Around this time last year Japan’s NHK World television network put out what was claimed to be the first English language scripted sitcom. I’ll be honest, I was never clear if this claim was for the station itself or the country as a whole. Since the show was also available online, I checked it out. I came away with very strong views that you can check out here. Well, here is the second season. And more reviews. (Just in case you don’t want to read any more, it is still away.)
Home Sweet Tokyo, Season 2 Episode 01: It’s All Calligraphy
writers: BJ Fox, Yukihiro Toda and Teruyuki Yoshida
director: Yu Fukumoto
If we were to view this episode by one of its goals, to introduce Japanese culture, then it would probably merit a C+. This particular episode focuses on shodo/shuji (Japanese calligraphy). But is does so while barely adding any useful information and by making the main characters into stereotypes that squarely fall into the realm of insulting. Tack on the other goals of the show, to depict family life and to entertain, and the show’s score plummets. It continues to punch down and exploit the foreign cast while using them to underscore the superiority of all things Japanese.
Spoilers Lurk Below
For anyone new to this site, this is where I unpack the claims made above.
So, let’s start by looking at this as a glimpse of Japanese culture. So, there are some little things that stretch believability to the point that effect the grade, but ultimately don’t matter. This would be the setting of the class in such a picturesque location, the teacher entering to utter silence (by hidden signal) and in full kimono. Sure, this might be the case in some places, but a multitude of these styles of classes, at least those that pass out such flyers, happen in community centers by teachers dressed for ink spills. Again, this doesn’t hurt the episode, but does count as a strike against teaching the reality of the culture.
And then we have to look at how much time was spent describing calligraphy as being an instrument of the heart. Sure, expression of the heart is a part, but I think it is fair to say the episode dialed at up to unrealistic. In all of the explanations, there is barely any discussion time to it being an art that also has some basic utility. Instead we get a psychic teacher that can read ice cream habits in the stroke of a brush.
I know, that is in the name of comedy, but if the comedy fails, and the lesson given is hyperbolic to the point of misinformation, and no relevant information is actually given, is there any value added?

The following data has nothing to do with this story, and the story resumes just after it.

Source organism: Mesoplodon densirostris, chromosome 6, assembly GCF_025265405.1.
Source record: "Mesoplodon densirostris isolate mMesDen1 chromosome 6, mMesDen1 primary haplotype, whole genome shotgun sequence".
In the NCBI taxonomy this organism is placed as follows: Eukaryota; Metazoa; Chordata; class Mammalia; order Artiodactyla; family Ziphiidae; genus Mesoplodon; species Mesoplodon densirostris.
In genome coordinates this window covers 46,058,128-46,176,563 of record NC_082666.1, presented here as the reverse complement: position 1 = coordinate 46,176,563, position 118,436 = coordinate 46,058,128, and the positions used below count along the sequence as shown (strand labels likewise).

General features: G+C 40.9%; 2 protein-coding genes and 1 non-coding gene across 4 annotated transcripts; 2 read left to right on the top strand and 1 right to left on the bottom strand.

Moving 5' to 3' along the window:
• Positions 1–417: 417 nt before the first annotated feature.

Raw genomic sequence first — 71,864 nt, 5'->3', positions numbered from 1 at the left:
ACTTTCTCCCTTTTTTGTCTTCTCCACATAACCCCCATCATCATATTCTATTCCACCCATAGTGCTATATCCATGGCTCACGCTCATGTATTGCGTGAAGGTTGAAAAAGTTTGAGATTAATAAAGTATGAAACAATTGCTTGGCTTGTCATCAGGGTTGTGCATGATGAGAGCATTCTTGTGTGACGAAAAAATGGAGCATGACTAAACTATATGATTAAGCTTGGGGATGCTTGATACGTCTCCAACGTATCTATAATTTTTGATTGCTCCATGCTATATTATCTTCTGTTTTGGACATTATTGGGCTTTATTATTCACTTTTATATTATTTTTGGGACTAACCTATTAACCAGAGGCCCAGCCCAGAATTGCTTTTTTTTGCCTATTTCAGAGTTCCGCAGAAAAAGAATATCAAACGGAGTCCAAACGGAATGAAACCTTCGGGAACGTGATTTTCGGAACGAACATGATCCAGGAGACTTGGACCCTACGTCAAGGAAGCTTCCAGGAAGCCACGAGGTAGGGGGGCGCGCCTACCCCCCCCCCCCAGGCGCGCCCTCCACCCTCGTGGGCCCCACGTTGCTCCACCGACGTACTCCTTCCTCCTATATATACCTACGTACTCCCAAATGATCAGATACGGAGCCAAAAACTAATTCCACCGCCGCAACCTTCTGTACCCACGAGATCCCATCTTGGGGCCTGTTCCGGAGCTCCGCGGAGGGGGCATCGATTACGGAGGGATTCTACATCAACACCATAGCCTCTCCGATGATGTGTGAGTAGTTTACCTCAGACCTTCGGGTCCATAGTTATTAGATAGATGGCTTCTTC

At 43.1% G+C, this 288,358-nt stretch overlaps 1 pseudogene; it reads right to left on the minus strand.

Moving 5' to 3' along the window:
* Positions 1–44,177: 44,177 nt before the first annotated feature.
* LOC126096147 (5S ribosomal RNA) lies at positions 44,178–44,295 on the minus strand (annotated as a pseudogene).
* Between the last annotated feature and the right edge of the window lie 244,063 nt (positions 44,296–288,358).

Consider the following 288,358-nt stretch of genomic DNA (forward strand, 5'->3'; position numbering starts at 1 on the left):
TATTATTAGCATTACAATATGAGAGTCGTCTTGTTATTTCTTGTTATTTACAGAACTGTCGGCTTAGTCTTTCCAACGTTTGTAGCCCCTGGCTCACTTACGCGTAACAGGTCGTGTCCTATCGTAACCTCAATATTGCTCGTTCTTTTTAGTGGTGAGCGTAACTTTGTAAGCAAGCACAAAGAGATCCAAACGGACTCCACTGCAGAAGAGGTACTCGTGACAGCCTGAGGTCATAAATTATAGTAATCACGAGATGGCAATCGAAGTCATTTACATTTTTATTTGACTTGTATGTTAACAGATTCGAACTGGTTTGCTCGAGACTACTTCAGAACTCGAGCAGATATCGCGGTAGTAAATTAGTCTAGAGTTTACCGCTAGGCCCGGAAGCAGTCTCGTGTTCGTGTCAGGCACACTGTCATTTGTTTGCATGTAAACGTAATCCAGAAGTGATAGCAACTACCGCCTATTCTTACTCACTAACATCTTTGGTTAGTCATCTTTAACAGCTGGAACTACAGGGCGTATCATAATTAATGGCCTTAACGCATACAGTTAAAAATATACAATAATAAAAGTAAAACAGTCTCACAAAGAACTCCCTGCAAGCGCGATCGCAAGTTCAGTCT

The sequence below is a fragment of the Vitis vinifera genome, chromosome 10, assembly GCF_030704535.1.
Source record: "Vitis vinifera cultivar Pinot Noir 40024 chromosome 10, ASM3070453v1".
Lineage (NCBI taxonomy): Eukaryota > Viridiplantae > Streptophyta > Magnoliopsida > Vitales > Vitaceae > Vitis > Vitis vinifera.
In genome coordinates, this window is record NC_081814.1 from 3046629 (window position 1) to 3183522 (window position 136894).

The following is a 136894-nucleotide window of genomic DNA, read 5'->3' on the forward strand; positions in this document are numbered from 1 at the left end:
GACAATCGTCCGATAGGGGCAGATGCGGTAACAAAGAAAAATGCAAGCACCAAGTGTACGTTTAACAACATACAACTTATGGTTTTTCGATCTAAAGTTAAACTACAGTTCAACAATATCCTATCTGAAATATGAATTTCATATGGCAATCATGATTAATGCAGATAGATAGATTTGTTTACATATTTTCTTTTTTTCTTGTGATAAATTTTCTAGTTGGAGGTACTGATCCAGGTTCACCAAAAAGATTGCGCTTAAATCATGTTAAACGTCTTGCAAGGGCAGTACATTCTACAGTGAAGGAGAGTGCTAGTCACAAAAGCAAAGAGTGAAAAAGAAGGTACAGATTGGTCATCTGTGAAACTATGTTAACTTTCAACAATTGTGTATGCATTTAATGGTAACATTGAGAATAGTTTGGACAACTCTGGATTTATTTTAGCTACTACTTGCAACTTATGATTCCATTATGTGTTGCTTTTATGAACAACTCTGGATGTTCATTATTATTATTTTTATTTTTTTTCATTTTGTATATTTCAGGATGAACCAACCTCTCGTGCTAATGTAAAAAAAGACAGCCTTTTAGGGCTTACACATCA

So, now lets look to the characters. BJ Fox continues in the role of Brian. He also continues to play himself as a cultural nincompoop and embarrassment. Really. Take a look at the conflict that sets the show into action. He doesn’t see the value of calligraphy because there are computers. Can this show be even more naked in its attempts to say that foreign people can’t understand Japan? This very argument makes as much sense as someone saying that CD players exist so why should someone learn the piano.
But that is okay because Fox continues to lower the bar by still being mystified at pretty much every word of Japanese other than kawaii. We pretty much have his father in law showing more growth in English than Brian has in Japanese. There were also several times in this episode where the daughter would speak to him in Japanese and he would then turn to the mother for translation. This is where own experience as a father with a three-year-old spoke up to the bad form of this guy’s parenting skills.
For all intent’s it seems they want to make Brian an everyman (foreign) character. But he is so inept and unlikeable, easily getting frustrated and just willfully ignorant, that he is very much unlikable or the work of someone who has a very low opinion of foreigners living in Japan.
Also deserving mention is the new friend, Vijay. From this episode you could argue that Vijay is shown to have a slight leg-up on Brian in terms of knowledge. However, the 70’s outfit and mustache makes me wonder who made is costuming decisions and what look they were going for. That he is also an Indian character that runs a Japanese curry shop because he “fell in love with the not so spicy flavors” makes me think this is an example of being both a failed punch line and another instance where Japan media loves presenting foreigners that find the Japanese way of doing things superior.
By the way, I was discussing this show with my co-worker. She really wants to know if there is anyone form India, Nepal, or even Thailand who truly prefers Japanese curry to their own curry. I told her I would ask for such comments. Personally, I like them all, but would probably prefer Indian or Thai to Japanese curry (even though it is some yummy stuff.)
Listen, the best thing that can be said for this particular episode is that it is not the worst one they have made. It is still insulting. Still poorly written and directed. The family dynamic still seems built on spite. But there have been worse episodes of Home Sweet Tokyo. You can stream it form the NHK world site.
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